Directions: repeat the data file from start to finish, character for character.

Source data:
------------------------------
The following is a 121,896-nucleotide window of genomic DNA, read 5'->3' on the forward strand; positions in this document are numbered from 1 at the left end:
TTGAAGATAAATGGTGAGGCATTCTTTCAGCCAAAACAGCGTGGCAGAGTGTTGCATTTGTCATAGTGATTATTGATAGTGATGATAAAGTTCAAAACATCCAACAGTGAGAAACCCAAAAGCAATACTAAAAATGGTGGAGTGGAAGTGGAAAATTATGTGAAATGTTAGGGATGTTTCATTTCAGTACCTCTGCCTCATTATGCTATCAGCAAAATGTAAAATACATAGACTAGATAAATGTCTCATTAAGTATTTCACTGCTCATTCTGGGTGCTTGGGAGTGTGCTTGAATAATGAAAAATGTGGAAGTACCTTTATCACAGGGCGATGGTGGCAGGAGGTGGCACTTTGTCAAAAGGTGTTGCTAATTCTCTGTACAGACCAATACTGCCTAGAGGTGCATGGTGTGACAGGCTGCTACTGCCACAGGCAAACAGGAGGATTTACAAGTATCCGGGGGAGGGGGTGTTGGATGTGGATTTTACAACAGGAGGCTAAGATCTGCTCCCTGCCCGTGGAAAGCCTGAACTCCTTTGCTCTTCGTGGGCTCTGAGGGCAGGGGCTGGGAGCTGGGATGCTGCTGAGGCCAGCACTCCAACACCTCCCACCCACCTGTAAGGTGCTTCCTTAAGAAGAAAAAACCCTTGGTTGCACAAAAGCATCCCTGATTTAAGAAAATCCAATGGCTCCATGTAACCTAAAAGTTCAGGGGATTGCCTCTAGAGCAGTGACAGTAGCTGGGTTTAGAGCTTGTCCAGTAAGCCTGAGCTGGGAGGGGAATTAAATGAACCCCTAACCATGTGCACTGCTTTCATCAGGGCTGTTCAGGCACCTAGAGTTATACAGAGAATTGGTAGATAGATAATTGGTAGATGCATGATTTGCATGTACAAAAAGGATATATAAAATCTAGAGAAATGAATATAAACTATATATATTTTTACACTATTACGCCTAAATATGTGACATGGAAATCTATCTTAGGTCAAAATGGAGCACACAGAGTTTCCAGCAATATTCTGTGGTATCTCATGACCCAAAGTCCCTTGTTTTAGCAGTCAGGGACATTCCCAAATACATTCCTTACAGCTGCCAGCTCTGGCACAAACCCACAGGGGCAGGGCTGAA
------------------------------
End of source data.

The following is a 121,896-nucleotide window of genomic DNA, read 5'->3' on the forward strand; positions in this document are numbered from 1 at the left end:
TTGAAGATAAATGGTGAGGCATTCTTTCAGCCAAAACAGCGTGGCAGAGTGTTGCATTTGTCATAGTGATTATTGATAGTGATGATAAAGTTCAAAACATCCAACAGTGAGAAACCCAAAAGCAATACTAAAAATGGTGGAGTGGAAGTGGAAAATTATGTGAAATGTTAGGGATGTTTCATTTCAGTACCTCTGCCTCATTATGCTATCAGCAAAATGTAAAATACATAGACTAGATAAATGTCTCATTAAGTATTTCACTGCTCATTCTGGGTGCTTGGGAGTGTGCTTGAATAATGAAAAATGTGGAAGTACCTTTATCACAGGGCGATGGTGGCAGGAGGTGGCACTTTGTCAAAAGGTGTTGCTAATTCTCTGTACAGACCAATACTGCCTAGAGGTGCATGGTGTGACAGGCTGCTACTGCCACAGGCAAACAGGAGGATTTACAAGTATCCGGGGGAGGGGGTGTTGGATGTGGATTTTACAACAGGAGGCTAAGATCTGCTCCCTGCCCGTGGAAAGCCTGAACTCCTTTGCTCTTCGTGGGCTCTGAGGGCAGGGGCTGGGAGCTGGGATGCTGCTGAGGCCAGCACTCCAACACCTCCCACCCACCTGTAAGGTGCTTCCTTAAGAAGAAAAAACCCTTGGTTGCACAAAAGCATCCCTGATTTAAGAAAATCCAATGGCTCCATGTAACCTAAAAGTTCAGGGGATTGCCTCTAGAGCAGTGACAGTAGCTGGGTTTAGAGCTTGTCCAGTAAGCCTGAGCTGGGAGGGGAATTAAATGAACCCCTAACCATGTGCACTGCTTTCATCAGGGCTGTTCAGGCACCTAGAGTTATACAGAGAATTGGTAGATAGATAATTGGTAGATGCATGATTTGCATGTACAAAAAGGATATATAAAATCTAGAGAAATGAATATAAACTATATATATTTTTACACTATTACGCCTAAATATGTGACATGGAAATCTATCTTAGGTCAAAATGGAGCACACAGAGTTTCCAGCAATATTCTGTGGTATCTCATGACCCAAAGTCCCTTGTTTTAGCAGTCAGGGACATTCCCAAATACATTCCTTACAGCTGCCAGCTCTGGCACAAACCCACAGGGGCAGGGCTGAA